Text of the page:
How to Take Advantage of Tax Deductions for Corporations or Entities
In this episode of Coffee with Carl, attorney Carl Zoellner goes over some common and not-so-common ways of utilizing your corporation to take advantage of the corporate Tax Code and its benefits.
Updated January 26, 2021
If you invest in real estate, you may have a corporation (whether a traditional corporation or an LLC taxed as a corporation), which we affectionately refer to around here as our management company. One thing, however, that clients are sometimes surprised to hear is that, depending on how you invest and how diversified your portfolio is, your corporation can actually do some other interesting things.
One of the primary reasons behind using a corporation as a management company for real estate investments is the corporate Tax Code, which allows for significantly more deductions than the individual Code. So in this way, your corporation is your tax deduction vehicle, allowing you to access benefits you couldn’t otherwise reach.
Beyond investment property management, other things that active corporations can be paid for include any activities for which you would pay another business a reasonable amount for. This could include marketing or consulting services, as well as other management services beyond property management.
When the true power of the corporate Tax Code starts having a positive effect in their businesses, one of the main questions clients ask me is, “How do I get more money to my corporation?”
If you’re in real estate, you’re running your flipping or wholesaling income through your corporation. In fact, you can even lend from your corporation. Another potential is investing in syndications (be careful to conduct thorough tax planning if going this route, though, to ensure you’re not paying extra taxes on this).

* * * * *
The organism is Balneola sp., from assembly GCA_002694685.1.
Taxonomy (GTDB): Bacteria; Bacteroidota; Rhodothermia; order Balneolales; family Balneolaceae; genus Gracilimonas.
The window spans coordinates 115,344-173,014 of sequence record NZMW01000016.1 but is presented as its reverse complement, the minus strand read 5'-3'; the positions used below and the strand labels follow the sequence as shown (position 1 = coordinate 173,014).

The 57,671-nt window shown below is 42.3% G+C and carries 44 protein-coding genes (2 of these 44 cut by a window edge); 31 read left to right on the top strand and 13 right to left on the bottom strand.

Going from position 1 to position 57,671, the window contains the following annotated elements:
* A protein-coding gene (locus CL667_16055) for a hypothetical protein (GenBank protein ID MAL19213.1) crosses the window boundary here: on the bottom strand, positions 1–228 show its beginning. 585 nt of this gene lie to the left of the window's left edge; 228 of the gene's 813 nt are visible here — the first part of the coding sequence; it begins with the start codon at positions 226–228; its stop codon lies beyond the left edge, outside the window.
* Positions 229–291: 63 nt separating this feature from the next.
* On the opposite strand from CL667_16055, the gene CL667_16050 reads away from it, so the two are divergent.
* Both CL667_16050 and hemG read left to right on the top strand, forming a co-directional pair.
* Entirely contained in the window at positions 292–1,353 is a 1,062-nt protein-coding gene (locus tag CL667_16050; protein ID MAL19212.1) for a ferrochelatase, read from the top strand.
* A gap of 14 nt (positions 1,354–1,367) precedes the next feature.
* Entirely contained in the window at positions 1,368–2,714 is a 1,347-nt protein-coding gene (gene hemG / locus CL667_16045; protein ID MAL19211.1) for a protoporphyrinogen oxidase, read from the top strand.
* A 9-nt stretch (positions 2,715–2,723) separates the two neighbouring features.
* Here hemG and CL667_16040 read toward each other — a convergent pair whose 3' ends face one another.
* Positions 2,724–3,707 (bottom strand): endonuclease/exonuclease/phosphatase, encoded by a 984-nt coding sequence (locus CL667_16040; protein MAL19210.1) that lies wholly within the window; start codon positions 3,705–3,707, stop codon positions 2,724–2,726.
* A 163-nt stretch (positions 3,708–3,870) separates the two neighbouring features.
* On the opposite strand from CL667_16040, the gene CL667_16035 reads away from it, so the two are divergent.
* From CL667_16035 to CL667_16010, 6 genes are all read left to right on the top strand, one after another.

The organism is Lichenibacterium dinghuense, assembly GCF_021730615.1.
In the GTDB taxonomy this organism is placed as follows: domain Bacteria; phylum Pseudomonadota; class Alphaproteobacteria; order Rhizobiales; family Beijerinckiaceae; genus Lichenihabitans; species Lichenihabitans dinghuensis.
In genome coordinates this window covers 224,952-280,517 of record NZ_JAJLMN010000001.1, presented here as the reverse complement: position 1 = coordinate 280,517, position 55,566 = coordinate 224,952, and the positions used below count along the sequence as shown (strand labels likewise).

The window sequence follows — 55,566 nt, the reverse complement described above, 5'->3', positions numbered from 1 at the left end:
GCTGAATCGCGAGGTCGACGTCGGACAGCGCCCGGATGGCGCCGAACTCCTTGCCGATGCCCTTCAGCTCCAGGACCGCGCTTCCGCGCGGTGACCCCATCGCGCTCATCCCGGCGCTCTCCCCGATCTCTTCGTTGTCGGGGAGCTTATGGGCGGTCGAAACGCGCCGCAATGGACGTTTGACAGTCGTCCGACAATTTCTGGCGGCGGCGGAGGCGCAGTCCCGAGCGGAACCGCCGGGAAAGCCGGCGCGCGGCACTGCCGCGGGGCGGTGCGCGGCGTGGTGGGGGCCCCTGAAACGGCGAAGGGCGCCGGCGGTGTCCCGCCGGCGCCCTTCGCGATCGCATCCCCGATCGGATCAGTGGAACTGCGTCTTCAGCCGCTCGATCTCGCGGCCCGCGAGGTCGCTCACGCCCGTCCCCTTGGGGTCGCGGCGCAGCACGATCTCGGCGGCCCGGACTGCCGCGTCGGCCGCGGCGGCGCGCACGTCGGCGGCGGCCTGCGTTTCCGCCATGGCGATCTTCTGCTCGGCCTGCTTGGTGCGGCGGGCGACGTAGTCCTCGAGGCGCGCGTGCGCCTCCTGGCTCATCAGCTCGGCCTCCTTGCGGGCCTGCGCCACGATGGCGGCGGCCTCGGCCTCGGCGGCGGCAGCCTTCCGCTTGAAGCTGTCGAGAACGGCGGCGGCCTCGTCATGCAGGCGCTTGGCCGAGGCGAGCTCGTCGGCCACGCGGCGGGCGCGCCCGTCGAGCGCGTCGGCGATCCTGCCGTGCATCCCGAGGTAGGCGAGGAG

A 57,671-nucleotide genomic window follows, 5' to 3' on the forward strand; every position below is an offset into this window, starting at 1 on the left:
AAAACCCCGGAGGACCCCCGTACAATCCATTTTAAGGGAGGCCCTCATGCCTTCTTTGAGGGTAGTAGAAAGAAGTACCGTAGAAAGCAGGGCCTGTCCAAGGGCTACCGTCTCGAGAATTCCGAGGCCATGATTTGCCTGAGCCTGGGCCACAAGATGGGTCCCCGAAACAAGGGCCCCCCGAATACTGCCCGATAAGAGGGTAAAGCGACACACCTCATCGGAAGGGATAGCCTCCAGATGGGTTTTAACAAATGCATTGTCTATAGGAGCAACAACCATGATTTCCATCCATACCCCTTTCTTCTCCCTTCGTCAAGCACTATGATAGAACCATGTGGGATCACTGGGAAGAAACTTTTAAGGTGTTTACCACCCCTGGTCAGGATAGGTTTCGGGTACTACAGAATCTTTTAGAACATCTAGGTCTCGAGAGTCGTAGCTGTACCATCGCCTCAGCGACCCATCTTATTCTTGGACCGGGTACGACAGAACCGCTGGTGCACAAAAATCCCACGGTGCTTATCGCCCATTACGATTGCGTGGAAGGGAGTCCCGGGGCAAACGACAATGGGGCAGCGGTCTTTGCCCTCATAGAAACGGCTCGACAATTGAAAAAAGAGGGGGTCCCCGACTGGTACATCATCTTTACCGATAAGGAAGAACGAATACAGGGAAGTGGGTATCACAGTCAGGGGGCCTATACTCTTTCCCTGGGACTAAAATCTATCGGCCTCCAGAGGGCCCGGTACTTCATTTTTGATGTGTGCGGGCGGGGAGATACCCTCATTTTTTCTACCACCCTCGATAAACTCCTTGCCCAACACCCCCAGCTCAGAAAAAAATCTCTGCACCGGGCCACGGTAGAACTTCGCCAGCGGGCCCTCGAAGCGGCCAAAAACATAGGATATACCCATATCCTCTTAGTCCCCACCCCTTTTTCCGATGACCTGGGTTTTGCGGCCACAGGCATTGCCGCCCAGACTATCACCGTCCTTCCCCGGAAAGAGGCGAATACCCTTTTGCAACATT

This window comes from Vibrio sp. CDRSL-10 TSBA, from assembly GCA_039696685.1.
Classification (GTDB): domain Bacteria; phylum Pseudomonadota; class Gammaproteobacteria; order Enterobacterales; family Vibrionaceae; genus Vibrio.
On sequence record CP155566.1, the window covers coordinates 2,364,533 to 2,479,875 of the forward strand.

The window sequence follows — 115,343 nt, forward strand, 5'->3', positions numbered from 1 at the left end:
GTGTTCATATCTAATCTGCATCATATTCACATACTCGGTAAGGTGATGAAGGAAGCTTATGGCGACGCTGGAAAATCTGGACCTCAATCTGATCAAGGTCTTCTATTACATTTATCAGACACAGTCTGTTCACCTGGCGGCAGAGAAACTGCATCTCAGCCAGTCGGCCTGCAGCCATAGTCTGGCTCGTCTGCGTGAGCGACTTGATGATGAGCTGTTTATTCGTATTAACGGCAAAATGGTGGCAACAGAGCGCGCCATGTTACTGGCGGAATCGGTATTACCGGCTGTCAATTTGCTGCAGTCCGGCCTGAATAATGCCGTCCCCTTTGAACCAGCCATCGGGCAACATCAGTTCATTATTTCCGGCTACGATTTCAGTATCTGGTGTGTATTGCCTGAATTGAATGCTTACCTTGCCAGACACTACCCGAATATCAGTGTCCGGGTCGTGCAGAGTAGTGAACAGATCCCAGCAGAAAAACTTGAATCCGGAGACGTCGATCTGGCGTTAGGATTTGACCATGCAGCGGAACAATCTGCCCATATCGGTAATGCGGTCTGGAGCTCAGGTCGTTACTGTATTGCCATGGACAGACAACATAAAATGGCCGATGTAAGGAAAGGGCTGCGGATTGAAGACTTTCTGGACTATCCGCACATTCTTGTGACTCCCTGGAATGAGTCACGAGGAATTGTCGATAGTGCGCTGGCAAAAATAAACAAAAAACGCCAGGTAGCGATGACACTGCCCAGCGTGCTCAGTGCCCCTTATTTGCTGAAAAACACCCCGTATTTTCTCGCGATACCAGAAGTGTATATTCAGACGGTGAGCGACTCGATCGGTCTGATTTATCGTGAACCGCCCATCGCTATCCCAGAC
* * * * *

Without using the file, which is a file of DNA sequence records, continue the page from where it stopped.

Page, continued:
One alternative possibility here is direct investment: things like property development or other endeavors wherein your corporation enters into a deal with the intent to make a profit. If you’re entering into something with the intent to sell, it’s critical to do this through your corporation because, otherwise, you will be labelled with the dreaded “dealer status.”
Another possibility involves your brokerage account. If you invest in real estate but also have a brokerage account, your corporation can work as a partner in an LLC, which can then receive a guaranteed payment to partner. This allows you corporate deductions you couldn’t otherwise claim as an individual. The same corporation could also manage your real estate.
When we create corporations and other entities here at Anderson, we don’t limit the corporation’s purpose to just one activity (unless required by a lender). We’ll set it up to conduct any legitimate business activity, allowing you the flexibility to take advantage of strategies such as this.
Ultimately, your entity structure should be as unique as your individual investing and business game plan. There’s no one-size-fits-all strategy when it comes to integrating entities such as corporations, LLCs, QRPs, and trusts into your investing tactics. For best results, you’ll need an individualized plan.
That’s why I encourage you to take advantage of a complimentary Strategy Session as a blog reader now. It’s a $750 value, and you’ll walk away with a custom entity structure that’s ideally suited to YOU, not just any Joe Investor. You can schedule online or by calling 888.871.8535.
Watch as Carl covers alternative uses for corporate entities in conjunction with your overall entity structure.
Got an idea for a future Coffee with Carl? Send it to Carl at email@example.com.
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